Sexually Transmitted Diseases/Possible infection?

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Question
About maybe three months ago I noticed something a bit shocking and quite confusing. A lot of swelling and burning. My inner labia and my vaginal walls swell To the point it is very noticeable to look at and impossible to insert anything bigger than a finger. The skin is so sensitive to touch it stings when I do. And I discovered a few days ago that lube making contact with the swollen flesh burns so bad it almost made me cry. I don't have to have sex or have any sort of penetration for it to do this, it does it on it's own as I become aroused. The more turned on I am the worse it is. There is nothing odd about it when I'm not aroused other than the area that wells is still a tiny bit sensitive to touch. I tried avoiding getting aroused or anything of the sort for about a week straight, maybe a bit longer, thinking maybe I'd just been too active and had made myself a bit raw. Which didn't make much sense to me because I hadn't been having sex and I'm not rough at all with myself. It didn't help, it still happened. I hadn't been sexually active for a long while and then maybe a few weeks after having safe sex was when I noticed the swelling happening. It didn't happen at all the night I had sex. I am a clean person already and when I noticed this I tried to be even more cleanly but that didn't help either.

Answer
Hi Roberta,
You didn't mention how long you've had this problem, or whether it is recurrent, how old you were, any past medical history, etc.  It sounds like an acute inflammation from yeast, a "contact" allergic reaction to a lubricant or latex, lymphedema from a host of different things, or an acute infection from a virus, such as herpes.

Please note, don't use the term "clean" because this refers to "freedom from dirt" not free from STDs. It is confusing, and it is difficult to  prove-- by either definition!

Good luck!
--mark  

Sexually Transmitted Diseases

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Mark P. Behar

Expertise

Almost any question or concern about gay men's health issues, sexually transmitted infections, abnormal Pap smears, anal cytology (anal "Pap smears"), etc. There is no such thing as “d/d free” or “clean” (free of infection), so why do so many of us deceive ourselves into thinking that some people are indeed totally free from a potentially infectious disease, like HIV, herpes, hepatitis, syphilis, chlamydia, warts, gonorrhea, etc., just because they say so? Clinical laboratory tests are not perfect, and having a “negative” or “nonreactive” test does not mean that a person is free from infection. Perhaps at the moment the test was taken, the person was uninfected; or, perhaps, the test wasn’t sensitive enough to detect presence of the infection. There is really no way that anyone can determine that they are truly “disease free,” and there are over a hundred of infectious conditions that can be spread without your knowing anything. Rather than trying to “pre-screen” or “serosort” a potential sex-mate with deceptive questions that are impossible to know by today’s technologies, a wiser option may be to consider everyone infected with something, and either use appropriate protective measures (“safer sex”), or accept the responsibility and consequences of possibly “catching” something from someone who’s hotter than expected (pun intended!). There is much research that supports the contention that an HIV positive person reliably taking HIV medications, and having an undetectable viral load, presents a lower risk for transmission of HIV than people who may think or say they are HIV negative, but are not. Food for thought!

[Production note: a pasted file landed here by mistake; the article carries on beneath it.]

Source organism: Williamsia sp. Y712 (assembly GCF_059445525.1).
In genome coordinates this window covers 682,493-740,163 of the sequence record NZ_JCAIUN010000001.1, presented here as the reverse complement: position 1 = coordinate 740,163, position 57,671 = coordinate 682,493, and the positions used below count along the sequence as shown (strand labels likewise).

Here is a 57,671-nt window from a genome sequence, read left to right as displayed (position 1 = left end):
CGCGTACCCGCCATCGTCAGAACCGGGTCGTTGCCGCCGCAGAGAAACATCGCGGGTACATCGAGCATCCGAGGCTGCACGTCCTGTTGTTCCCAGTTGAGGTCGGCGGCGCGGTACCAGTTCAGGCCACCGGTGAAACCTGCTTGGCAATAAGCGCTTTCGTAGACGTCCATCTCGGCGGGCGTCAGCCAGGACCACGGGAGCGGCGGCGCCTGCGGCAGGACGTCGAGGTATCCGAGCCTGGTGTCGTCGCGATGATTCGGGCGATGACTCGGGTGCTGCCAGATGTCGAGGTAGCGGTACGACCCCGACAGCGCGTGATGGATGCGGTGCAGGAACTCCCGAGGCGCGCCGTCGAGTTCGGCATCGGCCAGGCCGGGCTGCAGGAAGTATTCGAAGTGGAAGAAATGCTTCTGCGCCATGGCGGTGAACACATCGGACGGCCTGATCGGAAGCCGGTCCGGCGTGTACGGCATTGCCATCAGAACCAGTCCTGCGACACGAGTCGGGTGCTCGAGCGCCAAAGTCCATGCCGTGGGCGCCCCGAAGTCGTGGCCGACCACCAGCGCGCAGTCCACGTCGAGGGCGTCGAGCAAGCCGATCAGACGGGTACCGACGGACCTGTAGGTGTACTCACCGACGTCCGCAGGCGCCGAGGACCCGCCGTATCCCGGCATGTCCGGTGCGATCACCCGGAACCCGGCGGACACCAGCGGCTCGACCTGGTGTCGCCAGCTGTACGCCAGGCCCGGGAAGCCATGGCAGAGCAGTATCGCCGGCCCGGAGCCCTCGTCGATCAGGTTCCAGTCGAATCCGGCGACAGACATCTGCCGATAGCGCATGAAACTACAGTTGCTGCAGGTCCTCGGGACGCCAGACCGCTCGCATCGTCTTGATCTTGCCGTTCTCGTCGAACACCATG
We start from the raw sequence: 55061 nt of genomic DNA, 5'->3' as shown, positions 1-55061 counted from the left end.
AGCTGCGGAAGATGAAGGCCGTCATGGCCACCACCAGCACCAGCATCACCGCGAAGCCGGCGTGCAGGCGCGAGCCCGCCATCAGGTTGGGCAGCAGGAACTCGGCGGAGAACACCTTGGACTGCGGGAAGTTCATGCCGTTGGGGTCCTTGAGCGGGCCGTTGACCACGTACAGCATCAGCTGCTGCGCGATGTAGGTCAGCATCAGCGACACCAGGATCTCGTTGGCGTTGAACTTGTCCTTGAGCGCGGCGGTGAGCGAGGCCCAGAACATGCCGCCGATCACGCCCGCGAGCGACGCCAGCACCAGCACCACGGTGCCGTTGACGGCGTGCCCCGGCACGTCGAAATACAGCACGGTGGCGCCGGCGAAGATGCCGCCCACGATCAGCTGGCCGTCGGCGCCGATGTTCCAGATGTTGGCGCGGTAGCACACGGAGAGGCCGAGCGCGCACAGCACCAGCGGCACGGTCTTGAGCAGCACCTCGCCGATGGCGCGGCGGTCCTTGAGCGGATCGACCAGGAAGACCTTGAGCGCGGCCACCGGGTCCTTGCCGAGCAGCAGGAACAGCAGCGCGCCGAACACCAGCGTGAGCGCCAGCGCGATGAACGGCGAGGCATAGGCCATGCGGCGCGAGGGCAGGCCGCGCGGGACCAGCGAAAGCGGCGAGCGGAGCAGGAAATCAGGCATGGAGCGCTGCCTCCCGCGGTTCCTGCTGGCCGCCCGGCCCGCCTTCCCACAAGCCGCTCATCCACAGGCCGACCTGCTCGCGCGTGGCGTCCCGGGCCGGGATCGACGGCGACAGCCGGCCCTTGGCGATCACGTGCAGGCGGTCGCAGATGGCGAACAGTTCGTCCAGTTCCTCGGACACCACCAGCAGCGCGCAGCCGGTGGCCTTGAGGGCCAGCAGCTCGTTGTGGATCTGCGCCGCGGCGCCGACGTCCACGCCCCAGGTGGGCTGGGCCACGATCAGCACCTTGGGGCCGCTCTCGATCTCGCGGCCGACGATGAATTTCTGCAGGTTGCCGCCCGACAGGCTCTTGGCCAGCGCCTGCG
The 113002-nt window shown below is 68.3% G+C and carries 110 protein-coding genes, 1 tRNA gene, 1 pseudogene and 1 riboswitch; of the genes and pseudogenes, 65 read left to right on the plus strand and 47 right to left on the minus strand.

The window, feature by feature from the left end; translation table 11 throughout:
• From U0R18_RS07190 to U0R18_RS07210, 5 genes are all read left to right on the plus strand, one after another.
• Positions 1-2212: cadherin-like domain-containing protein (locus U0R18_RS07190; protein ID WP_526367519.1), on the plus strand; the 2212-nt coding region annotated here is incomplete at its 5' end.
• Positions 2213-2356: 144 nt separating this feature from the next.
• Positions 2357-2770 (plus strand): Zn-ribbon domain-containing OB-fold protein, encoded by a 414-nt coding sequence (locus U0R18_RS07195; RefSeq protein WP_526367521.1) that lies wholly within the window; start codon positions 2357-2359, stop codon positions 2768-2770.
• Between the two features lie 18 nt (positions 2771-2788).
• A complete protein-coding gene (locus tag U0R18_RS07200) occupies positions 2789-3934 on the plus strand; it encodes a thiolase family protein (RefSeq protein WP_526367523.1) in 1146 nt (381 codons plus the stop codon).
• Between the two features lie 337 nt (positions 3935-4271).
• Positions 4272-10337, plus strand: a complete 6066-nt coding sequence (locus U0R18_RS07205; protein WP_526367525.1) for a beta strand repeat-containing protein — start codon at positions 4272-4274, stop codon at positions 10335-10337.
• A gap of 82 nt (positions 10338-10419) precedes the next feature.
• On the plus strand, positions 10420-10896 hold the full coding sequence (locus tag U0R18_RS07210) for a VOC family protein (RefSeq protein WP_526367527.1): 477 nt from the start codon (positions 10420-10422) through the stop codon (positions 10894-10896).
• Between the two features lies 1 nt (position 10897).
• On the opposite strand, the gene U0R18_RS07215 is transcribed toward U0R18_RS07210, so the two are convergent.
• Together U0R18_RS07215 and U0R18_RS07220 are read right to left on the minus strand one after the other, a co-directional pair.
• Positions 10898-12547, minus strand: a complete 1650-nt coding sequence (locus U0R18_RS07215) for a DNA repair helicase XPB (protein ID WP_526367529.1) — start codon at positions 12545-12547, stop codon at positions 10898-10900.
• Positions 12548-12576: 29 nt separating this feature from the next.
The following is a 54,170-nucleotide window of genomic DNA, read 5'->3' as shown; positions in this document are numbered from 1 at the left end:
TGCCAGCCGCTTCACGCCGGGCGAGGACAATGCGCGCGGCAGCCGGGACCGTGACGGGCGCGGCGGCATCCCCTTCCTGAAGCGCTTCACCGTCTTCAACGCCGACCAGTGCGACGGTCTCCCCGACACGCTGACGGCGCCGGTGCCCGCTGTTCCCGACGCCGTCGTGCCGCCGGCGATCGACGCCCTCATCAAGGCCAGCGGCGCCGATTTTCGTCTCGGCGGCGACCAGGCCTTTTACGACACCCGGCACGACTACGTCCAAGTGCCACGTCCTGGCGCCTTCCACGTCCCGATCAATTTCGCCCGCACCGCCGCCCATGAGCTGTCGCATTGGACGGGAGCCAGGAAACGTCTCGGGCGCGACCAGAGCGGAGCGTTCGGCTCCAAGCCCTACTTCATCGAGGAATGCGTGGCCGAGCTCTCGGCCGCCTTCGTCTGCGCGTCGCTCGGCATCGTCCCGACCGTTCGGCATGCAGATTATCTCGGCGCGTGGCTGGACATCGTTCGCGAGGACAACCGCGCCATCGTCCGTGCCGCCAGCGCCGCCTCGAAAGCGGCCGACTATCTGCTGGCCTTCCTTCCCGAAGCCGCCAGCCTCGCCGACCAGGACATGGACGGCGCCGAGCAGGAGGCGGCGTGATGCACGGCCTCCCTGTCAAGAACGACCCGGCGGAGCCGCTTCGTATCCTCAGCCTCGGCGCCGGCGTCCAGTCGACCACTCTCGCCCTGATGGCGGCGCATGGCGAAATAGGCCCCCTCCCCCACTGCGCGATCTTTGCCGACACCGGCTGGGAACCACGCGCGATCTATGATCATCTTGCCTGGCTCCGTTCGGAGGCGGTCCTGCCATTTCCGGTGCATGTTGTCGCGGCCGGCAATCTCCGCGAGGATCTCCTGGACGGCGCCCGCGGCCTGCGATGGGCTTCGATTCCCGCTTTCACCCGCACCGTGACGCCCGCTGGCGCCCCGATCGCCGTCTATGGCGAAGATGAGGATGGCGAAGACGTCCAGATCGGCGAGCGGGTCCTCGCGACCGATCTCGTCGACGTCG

Experience

Family Practice PA since 1981; Volunteer Clinician for Brady East STD (BESTD) Clinic, Milwaukee, since 1977; answered STD questions submitted to their web site. Professionally lectured at national and regional Physician Assistant and Nurse Practitioner conferences, and at national gay & lesbian health conferences on topics including HIV/AIDS, herpes, hepatitis, STDs, human papilloma virus (the cause of venereal warts), abnormal Pap smears, gay and lesbian health issues, among others.

Organizations
Co-Founder, Lesbian, Bisexual, & Gay Physician Assistant Caucus of the American Academy of Physician Assistants, Inc.; American Academy of Physician Assistants; Wisconsin Academy of Physician Assistants; National Co-Chair (2012-16), National Association of Black and White Men Together: A Gay, Multiracial Organization for All People (NABWMT)

Publications
Journal of the American Academy of Physician Assistants (JAPA) Q Visions, Quarterly Newsletter of the NABWMT

Education/Credentials
Bachelor's of Arts, 1972 (University of Wisconsin, Milwaukee, WI) Graduate Credits Experimental Psychology, 1972-75 (Tulane University, New Orleans, LA) Physician Assistant, Bachelor's of Science, 1981 (George Washington University, Washington, DC); Masters in Physician Assistant Studies, 2000 (University of Nebraska Medical Center, Omaha, NE)

Awards and Honors
Colposcopy Recognition Award (CRA), the American Association of Colposcopy and Cervical Pathology; Distinguished Fellow, Clinical Preceptor, American Academy of Physician Assistants; Fellow, Wisconsin Academy of Physician Assistants

Past/Present Clients
Brady East STD Clinic, Milwaukee, WI Milwaukee Health Services, Inc. (Martin Luther King Heritage Health Center), Dept. of Family Medicine and Early Intervention Program for HIV Infected Persons

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